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No There ThereRace, Class, and Political Community in Oakland$
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Chris Rhomberg

Print publication date: 2004

Print ISBN-13: 9780520236189

Published to California Scholarship Online: March 2012

DOI: 10.1525/california/9780520236189.001.0001

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PRINTED FROM CALIFORNIA SCHOLARSHIP ONLINE (www.california.universitypressscholarship.com). (c) Copyright University of California Press, 2021. All Rights Reserved. An individual user may print out a PDF of a single chapter of a monograph in CALSO for personal use.date: 22 September 2021

Working-Class Collective Agency: The General Strike and Labor Insurgency

Working-Class Collective Agency: The General Strike and Labor Insurgency

Chapter:
(p.96) 5 Working-Class Collective Agency: The General Strike and Labor Insurgency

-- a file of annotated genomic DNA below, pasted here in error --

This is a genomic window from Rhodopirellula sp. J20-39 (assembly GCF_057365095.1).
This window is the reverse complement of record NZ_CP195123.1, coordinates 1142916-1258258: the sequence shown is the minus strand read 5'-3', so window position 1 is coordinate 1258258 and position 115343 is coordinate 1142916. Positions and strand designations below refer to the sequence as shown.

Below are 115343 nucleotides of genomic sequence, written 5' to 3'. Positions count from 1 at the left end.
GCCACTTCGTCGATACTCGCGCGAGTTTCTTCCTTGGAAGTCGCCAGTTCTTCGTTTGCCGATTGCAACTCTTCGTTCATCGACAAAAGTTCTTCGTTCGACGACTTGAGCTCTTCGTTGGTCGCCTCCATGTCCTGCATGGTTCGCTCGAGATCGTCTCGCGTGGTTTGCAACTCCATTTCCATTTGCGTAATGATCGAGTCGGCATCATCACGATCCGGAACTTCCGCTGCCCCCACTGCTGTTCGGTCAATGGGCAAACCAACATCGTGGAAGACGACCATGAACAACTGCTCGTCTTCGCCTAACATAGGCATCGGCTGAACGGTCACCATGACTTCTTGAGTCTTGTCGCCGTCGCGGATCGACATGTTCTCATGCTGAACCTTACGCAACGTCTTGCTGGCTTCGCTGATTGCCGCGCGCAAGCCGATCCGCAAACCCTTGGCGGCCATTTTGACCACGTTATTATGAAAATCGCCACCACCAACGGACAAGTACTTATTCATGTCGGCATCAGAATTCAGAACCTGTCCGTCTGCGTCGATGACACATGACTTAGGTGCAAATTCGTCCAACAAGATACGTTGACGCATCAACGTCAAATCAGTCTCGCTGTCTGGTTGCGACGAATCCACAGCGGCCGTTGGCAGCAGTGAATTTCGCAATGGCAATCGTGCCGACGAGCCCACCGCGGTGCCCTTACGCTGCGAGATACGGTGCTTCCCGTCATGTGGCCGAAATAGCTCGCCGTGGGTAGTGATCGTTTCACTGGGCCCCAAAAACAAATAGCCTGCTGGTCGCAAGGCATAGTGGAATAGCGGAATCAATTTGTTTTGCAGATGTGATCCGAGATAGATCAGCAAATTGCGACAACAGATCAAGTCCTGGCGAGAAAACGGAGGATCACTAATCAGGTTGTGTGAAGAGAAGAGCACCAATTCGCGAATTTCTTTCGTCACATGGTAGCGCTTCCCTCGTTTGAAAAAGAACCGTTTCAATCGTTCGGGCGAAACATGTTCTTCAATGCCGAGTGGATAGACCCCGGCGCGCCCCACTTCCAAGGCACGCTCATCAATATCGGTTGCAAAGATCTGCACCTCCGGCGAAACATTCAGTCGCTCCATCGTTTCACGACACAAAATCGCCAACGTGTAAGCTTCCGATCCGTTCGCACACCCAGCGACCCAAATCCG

Source:
No There There
Author(s):

Chris Rhomberg

Publisher:
University of California Press
DOI:10.1525/california/9780520236189.003.0005

This chapter explores the events leading up to and during the General Strike, and the political mobilization that followed. Structural and conjunctural forces were to push local actors toward a public class confrontation, leading ultimately to a citywide General Strike. The Kahn's and Hastings strike quickly developed into a public showdown between the downtown business elites and the American Federation of Labor (AFL) unions in Alameda County, and each side marshaled its allies. The struggle at Kahn's and Hastings sparked a reactive sequence of polarization, concentrating public attention on the most powerful class actors in the Oakland polity. The General Strike pushed class conflict to the center of public awareness, but the inconclusive settlement showed both the weakness of the AFL unions' traditional repertoire and the continuing closure of local political institutions to working-class concerns.

Keywords:   General Strike, labor insurgency, political mobilization, Kahn, Hastings strike, American Federation of Labor unions, working-class

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